Pinnacle Sociology & Anthropology

June 2014, Vol.1 (3).

© Author(s) 2014. This work is distributed under the Creative Commons Attribution 3.0 License.

Research Article



John Tor Tsuwa PhD1 & Ikyase Johnkennedy Tersoo2

1Department of Political Science,
Benue State University,
Makurdi, Benue State,

2Department of Political Science,
Federal University,
Wukari, Taraba State,

Accepted 12 June, 2014; Available Online 17 May, 2014.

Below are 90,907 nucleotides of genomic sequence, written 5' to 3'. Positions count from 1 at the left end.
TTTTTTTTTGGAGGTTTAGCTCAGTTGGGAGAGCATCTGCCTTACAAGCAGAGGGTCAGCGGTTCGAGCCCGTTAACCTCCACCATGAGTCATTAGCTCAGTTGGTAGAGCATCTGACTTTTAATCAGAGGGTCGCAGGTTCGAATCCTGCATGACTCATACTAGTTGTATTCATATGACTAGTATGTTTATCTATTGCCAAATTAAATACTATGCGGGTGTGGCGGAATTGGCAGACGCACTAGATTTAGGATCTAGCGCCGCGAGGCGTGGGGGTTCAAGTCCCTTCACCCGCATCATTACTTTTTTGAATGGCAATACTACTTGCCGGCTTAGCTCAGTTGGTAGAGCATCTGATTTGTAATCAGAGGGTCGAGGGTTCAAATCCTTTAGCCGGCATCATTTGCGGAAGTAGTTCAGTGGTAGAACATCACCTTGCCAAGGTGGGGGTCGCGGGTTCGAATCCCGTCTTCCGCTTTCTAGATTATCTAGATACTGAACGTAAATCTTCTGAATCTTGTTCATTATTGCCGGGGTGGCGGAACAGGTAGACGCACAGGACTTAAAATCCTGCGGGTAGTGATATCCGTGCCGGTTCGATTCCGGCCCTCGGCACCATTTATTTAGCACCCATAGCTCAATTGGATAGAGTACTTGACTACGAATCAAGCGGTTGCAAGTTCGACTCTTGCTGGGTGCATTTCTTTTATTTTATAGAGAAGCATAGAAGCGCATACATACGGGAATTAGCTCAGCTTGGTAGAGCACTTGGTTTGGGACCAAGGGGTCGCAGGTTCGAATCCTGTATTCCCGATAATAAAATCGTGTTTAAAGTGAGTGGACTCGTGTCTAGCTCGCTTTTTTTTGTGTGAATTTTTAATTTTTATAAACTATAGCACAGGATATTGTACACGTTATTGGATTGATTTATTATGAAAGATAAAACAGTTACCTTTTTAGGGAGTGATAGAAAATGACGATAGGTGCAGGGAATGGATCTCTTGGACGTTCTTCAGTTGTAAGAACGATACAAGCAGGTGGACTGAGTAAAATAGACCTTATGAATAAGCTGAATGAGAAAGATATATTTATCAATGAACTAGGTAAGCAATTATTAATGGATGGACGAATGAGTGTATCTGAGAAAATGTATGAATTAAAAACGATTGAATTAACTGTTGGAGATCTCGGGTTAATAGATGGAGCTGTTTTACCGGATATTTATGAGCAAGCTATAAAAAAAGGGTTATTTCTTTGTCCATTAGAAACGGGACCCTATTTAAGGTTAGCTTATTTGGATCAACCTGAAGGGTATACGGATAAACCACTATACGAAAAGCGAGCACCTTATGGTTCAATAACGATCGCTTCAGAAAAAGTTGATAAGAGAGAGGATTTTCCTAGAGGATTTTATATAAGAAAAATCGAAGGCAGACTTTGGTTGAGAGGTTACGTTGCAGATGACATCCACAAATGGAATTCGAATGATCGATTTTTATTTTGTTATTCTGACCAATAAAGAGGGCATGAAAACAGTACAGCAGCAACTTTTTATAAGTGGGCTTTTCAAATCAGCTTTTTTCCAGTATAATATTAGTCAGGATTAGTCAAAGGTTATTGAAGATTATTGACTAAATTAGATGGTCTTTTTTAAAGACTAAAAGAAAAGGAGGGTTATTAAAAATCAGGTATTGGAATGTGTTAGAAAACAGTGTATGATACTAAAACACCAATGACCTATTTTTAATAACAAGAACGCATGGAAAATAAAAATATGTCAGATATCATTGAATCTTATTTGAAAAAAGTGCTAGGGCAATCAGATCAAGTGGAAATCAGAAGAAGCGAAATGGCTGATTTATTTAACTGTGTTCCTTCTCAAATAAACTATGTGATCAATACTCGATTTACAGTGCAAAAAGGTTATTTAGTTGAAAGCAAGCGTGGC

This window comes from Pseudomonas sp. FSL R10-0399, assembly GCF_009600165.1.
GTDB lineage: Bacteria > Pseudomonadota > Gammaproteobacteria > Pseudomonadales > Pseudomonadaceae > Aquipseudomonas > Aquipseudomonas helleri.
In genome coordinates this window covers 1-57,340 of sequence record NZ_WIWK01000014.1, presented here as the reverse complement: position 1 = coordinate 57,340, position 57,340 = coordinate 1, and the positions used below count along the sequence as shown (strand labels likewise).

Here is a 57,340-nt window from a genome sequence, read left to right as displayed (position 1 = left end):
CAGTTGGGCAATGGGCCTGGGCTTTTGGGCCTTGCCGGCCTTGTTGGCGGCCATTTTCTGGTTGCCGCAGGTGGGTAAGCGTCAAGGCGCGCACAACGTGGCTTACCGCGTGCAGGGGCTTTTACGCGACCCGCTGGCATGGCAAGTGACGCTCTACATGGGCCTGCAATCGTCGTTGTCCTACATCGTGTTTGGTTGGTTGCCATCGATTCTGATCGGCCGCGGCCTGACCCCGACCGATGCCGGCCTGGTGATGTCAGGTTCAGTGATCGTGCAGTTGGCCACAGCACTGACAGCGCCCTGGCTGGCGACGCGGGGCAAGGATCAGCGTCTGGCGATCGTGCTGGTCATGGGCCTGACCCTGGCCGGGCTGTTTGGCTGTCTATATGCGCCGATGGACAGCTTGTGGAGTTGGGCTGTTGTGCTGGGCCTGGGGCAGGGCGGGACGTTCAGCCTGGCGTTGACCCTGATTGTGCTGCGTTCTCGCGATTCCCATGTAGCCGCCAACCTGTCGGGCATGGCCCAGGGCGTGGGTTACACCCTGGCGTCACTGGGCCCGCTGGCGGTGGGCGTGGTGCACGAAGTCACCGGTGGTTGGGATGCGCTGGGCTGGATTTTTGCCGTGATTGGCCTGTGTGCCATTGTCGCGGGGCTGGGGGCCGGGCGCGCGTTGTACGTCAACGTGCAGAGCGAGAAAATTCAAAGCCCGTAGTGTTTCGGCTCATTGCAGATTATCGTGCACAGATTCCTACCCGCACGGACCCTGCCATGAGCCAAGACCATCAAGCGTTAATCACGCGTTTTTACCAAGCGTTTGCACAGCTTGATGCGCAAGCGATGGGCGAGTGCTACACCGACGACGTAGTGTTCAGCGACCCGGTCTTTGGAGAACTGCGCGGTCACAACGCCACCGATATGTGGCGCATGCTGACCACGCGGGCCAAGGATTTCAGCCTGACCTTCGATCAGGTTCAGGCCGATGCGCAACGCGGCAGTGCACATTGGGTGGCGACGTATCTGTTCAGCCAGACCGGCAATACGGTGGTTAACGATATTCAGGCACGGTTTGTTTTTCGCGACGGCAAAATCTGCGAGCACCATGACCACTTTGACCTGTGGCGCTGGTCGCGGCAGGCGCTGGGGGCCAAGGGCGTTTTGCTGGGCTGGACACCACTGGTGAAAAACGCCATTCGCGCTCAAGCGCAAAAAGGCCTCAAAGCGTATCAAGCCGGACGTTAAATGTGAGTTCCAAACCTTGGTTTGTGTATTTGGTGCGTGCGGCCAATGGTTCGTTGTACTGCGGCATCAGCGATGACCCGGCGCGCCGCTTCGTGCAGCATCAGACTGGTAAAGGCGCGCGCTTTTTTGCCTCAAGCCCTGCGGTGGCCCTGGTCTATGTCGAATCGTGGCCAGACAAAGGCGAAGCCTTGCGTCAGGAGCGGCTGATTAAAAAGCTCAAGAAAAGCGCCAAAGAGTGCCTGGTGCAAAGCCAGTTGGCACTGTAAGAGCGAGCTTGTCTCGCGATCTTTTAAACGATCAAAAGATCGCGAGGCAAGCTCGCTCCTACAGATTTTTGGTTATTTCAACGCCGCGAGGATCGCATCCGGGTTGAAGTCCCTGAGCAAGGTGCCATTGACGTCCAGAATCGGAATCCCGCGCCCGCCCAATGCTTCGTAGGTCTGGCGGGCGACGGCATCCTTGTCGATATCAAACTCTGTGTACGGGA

Terrorism and counter-terrorism are not new concepts within the domestic system. They have been with the human race since the dawn of recorded history. This paper critically examines the emerging trend of domestic terrorism in Nigeria with specific emphasis on the Boko-Haram sect of Northern Nigeria. The paper reveals that terrorism and counter-terrorism are linked in a confrontational kind of way; they are what you might call two sides of the same coin. Their relationship can be conceptualized as an "action and reaction" one. The article argues that domestic terrorism in the Nigerian context at least, is multifaceted. In this way, it is argued that the Boko Haram menace cannot be explained away as religious. Rather, it springs from many years of poverty, alienation and ignorance that have become terminal ailments in Nigeria, especially in the core north. The paper also argues that the military response option may only have a limited impact in mitigating the insurgency. In line with this, the State fragility theory and the integrated conflict management approach are adopted as theoretical mantras for this research paper. The paper recommends the promotion of education and employment opportunities for the youths as well as the entrenchment of equality and reduction of poverty as the surest antidote for combating terrorism in Nigeria especially in the Northern region. The paper concludes that for the present counter-terrorism efforts to be effective, Nigeria must not rely solely on force, but must focus fundamentally on addressing the underlying socio-political and economic triggers of domestic terrorism.

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